Argonaut Gold, Bear Creek Mining, And Blackham Resources: Quality Projects And Low Valuations

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Includes: ARNGF, BCEKF, BKHRF
by: Don Durrett

Summary

Opportunities abound from the recent drop in gold/silver prices.

Three stocks that stick out as being oversold.

Each has a different story. Decide which one is right for you.

If you are looking for a three-bagger, you can't go wrong with GDXJ. And if you are looking for a five-bagger, SILJ will do the trick. However, if you want a good risk/reward stock with 10-bagger potential, those are becoming harder to find. From the recent selloff in gold/silver miners, I have three for you.

Stock Name

Symbol (US)

Type

Risk

Share Price (US)

FD Shares

FD Mkt Cap (11/17/2016)

Argonaut Gold

OTCPK:ARNGF

Gold

Moderate

$1.70

164M

$280M

Bear Creek Mining

OTCPK:BCEKF

Silver

Moderate

$1.60

101M

$161M

Blackham Resources

OTCPK:BKHRF

Gold

Moderate

$0.39

319M

$125M

Click to enlarge

Only one of these stocks (Blackham Resources) is in what I call the sweet spot, with a fully diluted market cap between $50 million and $150 million. Once a stock reaches the $100 million level, the risk reduces, because investors have recognized its value. Conversely, once a stock exceeds $150 million, the upside potential begins to diminish.

This range of $100 to $150 million does not apply to all miners. Often a company displays extraordinary value well before it reaches $100 million and long after it exceeds $150 million. However, most companies are in the sweet spot from $100 to $150 million. That is usually the ideal time to buy them from a risk/reward viewpoint.

It would be nice to be able to buy Argonaut Gold or Bear Creek Mining below $150 million. That still might happen if the dollar keeps rising.

This sweet spot range is where you will find late-stage development projects, near-term producers, or mid-tier producers. What you are really investing in are emerging mid-tier producers. Most mid-tier producers are valued over $100 million, so buying in this range is catching an early mid-tier producer. These are the companies that can grow quickly. At this valuation, most of these companies will only have one producing mine, or their first mine under development. Thus, you are getting in early. Remember, you usually don't make your big money on the first mine, but their second and third.

Whereas the risk is substantial for junior gold and silver mining stocks, the upside is also substantial. My current focus is on both undervalued producers and companies with solid projects that are advancing toward production. My range is wider than $100 to $150 million market cap, but if a company falls into that sweet spot, I am more likely to buy it.

I consider all junior development companies as high-risk speculation stocks, because you can never know if they will make it into production. If they have trouble with financing, or if the geology is analyzed incorrectly, e.g. Rubicon Minerals (OTC:RBYCF), or if any number of issues arises, these stocks can drop like a rock. Also, management is crucial and can disappoint investors with poor decisions and bad execution. Lastly, quality projects tend to get taken out by larger companies, which generally do not have the upside potential that I am looking for.

I think now is a good time to look for undervalued companies with growth potential. If we are in another gold bull run that could see new highs above the 2011 level of $1,935(see historical prices), then it would be wise to spot the potential winners. The biggest winners are likely to be those that are currently valued under $150 million, and are either producing or sitting on development projects that have all of the factors needed to be successful.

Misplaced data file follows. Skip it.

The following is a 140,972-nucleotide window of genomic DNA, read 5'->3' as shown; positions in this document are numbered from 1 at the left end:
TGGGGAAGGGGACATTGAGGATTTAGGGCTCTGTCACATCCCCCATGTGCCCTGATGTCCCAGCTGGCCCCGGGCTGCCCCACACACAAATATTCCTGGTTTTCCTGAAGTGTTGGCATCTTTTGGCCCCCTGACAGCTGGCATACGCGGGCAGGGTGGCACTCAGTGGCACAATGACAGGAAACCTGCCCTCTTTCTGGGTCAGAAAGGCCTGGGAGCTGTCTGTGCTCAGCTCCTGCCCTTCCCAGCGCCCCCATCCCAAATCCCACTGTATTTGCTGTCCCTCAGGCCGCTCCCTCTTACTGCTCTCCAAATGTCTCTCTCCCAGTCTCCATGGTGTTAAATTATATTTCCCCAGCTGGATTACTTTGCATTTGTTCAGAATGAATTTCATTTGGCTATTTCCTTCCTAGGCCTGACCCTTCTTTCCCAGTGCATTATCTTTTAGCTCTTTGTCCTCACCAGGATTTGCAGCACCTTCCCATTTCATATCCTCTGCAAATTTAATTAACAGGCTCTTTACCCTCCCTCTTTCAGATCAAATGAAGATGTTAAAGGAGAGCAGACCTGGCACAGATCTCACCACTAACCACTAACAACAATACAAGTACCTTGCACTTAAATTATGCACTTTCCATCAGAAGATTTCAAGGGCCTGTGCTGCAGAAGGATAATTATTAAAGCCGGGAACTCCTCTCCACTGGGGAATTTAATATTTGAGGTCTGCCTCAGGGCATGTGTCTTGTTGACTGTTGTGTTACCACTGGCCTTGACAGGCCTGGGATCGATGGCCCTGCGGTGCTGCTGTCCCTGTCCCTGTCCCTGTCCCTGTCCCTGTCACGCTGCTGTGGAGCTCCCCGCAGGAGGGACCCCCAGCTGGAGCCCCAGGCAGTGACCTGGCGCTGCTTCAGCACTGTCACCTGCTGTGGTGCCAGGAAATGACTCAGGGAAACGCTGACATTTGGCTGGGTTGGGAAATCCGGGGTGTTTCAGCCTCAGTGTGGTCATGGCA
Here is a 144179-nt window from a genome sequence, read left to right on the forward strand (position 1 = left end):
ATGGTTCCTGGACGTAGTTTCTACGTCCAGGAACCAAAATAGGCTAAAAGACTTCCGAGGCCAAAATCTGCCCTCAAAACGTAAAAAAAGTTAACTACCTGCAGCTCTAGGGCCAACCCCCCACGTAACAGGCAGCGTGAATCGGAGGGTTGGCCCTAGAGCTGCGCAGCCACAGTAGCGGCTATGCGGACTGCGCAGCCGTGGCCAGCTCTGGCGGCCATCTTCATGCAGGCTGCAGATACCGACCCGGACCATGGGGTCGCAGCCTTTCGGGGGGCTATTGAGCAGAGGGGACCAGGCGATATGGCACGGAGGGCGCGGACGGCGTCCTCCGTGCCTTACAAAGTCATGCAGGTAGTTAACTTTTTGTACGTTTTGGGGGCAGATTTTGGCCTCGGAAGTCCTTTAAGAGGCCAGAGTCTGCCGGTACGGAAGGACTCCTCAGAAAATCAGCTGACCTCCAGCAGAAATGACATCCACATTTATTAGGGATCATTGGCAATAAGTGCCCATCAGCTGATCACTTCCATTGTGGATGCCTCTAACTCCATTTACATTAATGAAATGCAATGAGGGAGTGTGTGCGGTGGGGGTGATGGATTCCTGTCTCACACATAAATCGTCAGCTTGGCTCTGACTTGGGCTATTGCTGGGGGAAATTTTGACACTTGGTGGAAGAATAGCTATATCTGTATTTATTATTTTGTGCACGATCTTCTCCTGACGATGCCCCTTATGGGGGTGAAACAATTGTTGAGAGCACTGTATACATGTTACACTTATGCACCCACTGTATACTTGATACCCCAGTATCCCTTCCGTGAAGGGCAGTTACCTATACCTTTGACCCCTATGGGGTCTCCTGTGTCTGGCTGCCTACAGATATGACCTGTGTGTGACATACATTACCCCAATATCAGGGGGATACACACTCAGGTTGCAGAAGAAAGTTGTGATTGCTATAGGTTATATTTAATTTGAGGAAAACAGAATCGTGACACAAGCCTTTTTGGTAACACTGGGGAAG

My investing style is to focus on potential future cash flow in conjunction with higher gold prices. For instance, what is the future value of XYZ gold stock if they develop a 5 million oz project and produce 300,000 oz annually at $2,000 gold? If you just do a quick and dirty analysis using potential future cash flow, you get 300,000 oz x $500 (estimated cash flow per oz with all-in costs at $1500 per oz) = $150 million in annual cash flow. If you multiply that by 10, you get a $1.5 billion valuation.

Note that some companies were valued at 30x cash flow during the last mania in stocks in 1980, and a 10x cash flow valuation is quite common today for strong mining companies. A conservative method is to use 5x cash flow.

It's amazing how valuable a mining company could become when it owns large profitable projects. There are many development stocks today with solid projects. Not all of them will be successful in building their mines, so it is a crapshoot picking the winners early. The smart play is to watch these stocks and see who is going to get financing. Of course, the longer you wait, the higher your entry price will be.

The most ideal stock is an undervalued company that is either financed to build its first project, or is an undervalued producer with growth prospects. The only way you can understand the risk of an undervalued stock is to do your own due diligence. Below, I will go step by step and show you what to look for when analyzing a mining stock. But even with this data in hand, you should do your own due diligence to confirm what I have written.

Even if you think you know a stock intimately, the data will change. If there is one constant in the story of a stock, it is change. And the higher the risk, it seems like the data changes more frequently. Whereas a major or a strong mid-tier producer can weather a data change, a junior can drop in value a significant percentage on small changes (refer to Orezone Gold's (OTCPK:ORZCF) recent news release). The volatility can be stunning (refer to Argonaut's recent 45% drop), and sometimes juniors do not survive these changes.